One of the European Union's strongest critics of a massive US climate law is warning that Washington's subsidies and China's policies are drawing billions of dollars of clean-tech investments away from the bloc.
The EU's internal market authority said that the American law will build a "new industrial ecosystem" and poses a danger to Europe's competitiveness,” and identifies more than $25bn of company spending heading to the US and China in its initial assessment of the law seen by Bloomberg.
The EU is still working through how to respond to US President Joe Biden's huge climate law, which will offer as much as $369bn (€350bn) in handouts and tax credits over the next decade for clean energy programs in North America. The assessment mentions companies such as Tesla and Volkswagen, which are prioritising investment in the US.
"Europe's competitiveness and resilience is in danger," according to the document. It also warns that the subsidies the US distributes to the industry "dangerously distort competition" and investment decisions.
The possible divestments from the EU to North America and China are mostly based on publicly available information, as well as bilateral discussions with the industry.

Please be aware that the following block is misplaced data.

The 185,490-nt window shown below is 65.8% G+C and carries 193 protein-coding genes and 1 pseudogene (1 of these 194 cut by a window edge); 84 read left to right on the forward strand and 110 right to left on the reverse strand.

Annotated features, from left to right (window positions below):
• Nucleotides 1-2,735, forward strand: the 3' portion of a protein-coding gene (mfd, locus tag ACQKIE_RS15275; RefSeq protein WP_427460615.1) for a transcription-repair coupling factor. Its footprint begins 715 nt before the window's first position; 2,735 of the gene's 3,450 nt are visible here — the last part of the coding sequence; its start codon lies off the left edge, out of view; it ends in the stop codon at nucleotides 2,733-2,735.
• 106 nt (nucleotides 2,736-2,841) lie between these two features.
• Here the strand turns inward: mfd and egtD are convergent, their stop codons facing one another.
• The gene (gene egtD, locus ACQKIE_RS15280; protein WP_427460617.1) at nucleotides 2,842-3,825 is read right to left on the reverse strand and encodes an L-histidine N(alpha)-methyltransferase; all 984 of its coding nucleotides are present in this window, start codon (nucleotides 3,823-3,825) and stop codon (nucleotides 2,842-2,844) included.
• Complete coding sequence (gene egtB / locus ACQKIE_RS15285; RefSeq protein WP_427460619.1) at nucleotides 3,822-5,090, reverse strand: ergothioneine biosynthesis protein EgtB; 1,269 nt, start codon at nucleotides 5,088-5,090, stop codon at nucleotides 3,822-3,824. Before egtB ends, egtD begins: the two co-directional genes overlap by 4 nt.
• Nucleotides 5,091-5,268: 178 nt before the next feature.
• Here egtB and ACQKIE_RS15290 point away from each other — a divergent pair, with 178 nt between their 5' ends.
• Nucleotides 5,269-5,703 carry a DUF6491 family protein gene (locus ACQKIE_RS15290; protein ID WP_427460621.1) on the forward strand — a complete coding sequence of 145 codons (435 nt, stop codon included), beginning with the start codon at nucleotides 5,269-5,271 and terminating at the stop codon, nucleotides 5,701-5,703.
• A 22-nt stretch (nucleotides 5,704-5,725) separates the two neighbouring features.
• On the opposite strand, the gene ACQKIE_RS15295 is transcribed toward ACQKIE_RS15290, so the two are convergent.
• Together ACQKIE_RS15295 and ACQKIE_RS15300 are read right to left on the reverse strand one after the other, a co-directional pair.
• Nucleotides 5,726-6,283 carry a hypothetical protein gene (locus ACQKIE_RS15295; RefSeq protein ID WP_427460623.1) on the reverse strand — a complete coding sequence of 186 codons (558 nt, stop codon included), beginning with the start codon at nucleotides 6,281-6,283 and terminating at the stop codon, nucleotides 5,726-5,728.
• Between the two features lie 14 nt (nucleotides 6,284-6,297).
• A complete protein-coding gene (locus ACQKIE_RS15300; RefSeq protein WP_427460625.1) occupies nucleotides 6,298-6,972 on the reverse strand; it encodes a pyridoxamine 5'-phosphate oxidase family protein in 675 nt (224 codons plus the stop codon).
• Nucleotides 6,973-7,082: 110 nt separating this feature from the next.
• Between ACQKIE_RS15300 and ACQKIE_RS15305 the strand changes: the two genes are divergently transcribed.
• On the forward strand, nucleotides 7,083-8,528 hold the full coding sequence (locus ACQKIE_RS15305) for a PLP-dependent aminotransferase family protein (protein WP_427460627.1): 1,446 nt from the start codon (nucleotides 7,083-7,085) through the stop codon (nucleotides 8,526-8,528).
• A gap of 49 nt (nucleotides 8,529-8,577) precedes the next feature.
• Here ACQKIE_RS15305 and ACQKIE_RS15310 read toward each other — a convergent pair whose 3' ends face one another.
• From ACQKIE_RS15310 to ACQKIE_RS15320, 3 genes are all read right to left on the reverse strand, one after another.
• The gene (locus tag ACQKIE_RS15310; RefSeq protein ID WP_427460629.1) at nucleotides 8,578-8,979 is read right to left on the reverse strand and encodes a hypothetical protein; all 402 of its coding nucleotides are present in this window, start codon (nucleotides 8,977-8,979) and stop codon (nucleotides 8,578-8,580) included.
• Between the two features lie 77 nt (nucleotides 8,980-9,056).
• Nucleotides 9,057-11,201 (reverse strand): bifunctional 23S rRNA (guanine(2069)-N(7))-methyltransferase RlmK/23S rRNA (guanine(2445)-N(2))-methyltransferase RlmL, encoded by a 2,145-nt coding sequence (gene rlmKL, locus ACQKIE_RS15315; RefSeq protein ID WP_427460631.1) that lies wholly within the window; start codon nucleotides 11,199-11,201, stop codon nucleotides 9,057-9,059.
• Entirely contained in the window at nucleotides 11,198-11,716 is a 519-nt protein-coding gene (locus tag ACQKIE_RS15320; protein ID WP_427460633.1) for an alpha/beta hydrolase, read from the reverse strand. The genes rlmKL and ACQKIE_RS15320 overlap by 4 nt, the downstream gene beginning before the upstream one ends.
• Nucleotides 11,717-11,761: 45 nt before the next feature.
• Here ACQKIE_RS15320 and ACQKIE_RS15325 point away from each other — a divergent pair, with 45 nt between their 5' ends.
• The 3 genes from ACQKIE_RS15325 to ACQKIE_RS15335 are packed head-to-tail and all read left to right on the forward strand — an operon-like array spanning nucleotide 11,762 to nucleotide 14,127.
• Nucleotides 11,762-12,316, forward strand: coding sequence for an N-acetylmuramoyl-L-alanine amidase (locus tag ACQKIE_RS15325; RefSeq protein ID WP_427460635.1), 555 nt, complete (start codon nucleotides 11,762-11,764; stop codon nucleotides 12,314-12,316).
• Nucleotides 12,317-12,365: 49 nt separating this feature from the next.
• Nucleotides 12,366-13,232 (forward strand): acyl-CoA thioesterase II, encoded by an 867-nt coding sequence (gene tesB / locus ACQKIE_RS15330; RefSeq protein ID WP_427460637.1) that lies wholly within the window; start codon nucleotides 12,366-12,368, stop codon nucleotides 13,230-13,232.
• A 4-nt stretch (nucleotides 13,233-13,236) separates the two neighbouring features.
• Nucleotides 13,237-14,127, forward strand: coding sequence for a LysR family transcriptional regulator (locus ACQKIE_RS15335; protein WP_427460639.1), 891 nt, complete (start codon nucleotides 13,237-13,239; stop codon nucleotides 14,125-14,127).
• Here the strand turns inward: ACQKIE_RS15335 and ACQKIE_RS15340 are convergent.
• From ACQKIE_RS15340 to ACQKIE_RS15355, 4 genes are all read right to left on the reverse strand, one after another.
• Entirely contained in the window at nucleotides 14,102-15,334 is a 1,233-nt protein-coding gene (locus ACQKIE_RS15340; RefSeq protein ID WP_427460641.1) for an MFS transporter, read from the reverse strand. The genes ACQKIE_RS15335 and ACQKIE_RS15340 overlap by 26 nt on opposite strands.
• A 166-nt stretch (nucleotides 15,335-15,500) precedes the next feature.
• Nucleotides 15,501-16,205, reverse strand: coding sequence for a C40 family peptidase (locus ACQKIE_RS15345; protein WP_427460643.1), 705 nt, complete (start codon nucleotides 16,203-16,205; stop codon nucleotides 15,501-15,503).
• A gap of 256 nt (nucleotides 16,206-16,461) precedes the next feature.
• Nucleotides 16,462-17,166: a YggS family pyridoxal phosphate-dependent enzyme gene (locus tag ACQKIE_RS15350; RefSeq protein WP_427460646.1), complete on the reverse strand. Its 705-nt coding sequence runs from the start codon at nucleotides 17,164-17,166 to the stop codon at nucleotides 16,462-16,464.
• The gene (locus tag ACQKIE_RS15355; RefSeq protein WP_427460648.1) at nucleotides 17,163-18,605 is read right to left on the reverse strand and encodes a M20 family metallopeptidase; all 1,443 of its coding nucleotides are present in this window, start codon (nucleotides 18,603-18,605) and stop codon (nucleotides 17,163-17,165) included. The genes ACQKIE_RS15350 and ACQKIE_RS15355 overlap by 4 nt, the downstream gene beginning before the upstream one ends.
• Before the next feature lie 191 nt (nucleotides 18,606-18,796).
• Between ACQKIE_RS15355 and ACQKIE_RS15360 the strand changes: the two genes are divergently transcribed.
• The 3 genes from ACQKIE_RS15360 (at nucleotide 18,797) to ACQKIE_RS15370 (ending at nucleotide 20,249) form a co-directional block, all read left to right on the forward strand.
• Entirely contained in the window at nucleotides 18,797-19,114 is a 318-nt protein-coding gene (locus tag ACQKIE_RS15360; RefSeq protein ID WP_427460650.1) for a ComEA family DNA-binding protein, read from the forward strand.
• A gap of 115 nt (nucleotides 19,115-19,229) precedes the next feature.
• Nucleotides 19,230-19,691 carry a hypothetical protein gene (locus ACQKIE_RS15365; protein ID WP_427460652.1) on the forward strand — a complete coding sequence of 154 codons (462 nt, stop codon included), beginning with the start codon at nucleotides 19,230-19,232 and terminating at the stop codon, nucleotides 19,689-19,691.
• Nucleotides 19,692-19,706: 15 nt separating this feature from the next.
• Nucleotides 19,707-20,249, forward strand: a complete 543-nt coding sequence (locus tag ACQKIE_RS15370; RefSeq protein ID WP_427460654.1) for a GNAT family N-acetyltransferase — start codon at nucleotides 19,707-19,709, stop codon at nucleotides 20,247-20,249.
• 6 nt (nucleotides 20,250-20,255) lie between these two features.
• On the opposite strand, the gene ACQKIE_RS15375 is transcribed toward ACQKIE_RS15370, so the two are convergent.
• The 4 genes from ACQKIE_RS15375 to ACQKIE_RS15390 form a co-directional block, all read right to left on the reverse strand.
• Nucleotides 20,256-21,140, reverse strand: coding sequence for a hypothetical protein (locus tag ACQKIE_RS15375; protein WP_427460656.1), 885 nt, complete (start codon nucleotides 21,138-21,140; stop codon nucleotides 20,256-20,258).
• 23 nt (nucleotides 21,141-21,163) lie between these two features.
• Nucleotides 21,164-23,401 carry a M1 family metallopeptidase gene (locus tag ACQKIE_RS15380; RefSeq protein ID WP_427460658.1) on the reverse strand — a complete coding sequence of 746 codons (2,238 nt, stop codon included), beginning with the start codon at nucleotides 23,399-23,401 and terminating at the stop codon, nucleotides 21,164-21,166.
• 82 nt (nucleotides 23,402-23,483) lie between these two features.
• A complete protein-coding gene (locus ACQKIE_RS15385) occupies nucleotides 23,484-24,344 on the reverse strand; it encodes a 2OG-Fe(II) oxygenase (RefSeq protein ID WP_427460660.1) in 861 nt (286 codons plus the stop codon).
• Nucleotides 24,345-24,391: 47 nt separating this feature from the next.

It acknowledges that though many of the announcements have been made since the adoption of the Inflation Reduction Act (IRA), not all of them are necessarily a direct consequence of the legislation or will come to fruition. In some cases, it's not clear that increased investments will lead to lower engagement in the EU, the document also says.
The EU's tough stance has ebbed in recent weeks, with other officials suggesting that the EU's own incentives are equal or greater than some of the benefits offered in the US law.
"The IRA is an opportunity to green the US economy, but we have some advantages vis-a-vis the US that we need to emphasise," Frans Timmermans, the EU's green deal chief, told reporters last month. The EU provides an amount that "is at least comparable to the amount of money that the Americans are putting on the table", he said.
The assessment was drafted early last month by a team run by the EU's internal market commissioner, Thierry Breton, an outspoken critic of the law.
The document cites the findings of a survey of top European industry executives that showed that in the second half of last year the level of confidence is at record lows and below what was observed at the beginning of the Covid pandemic.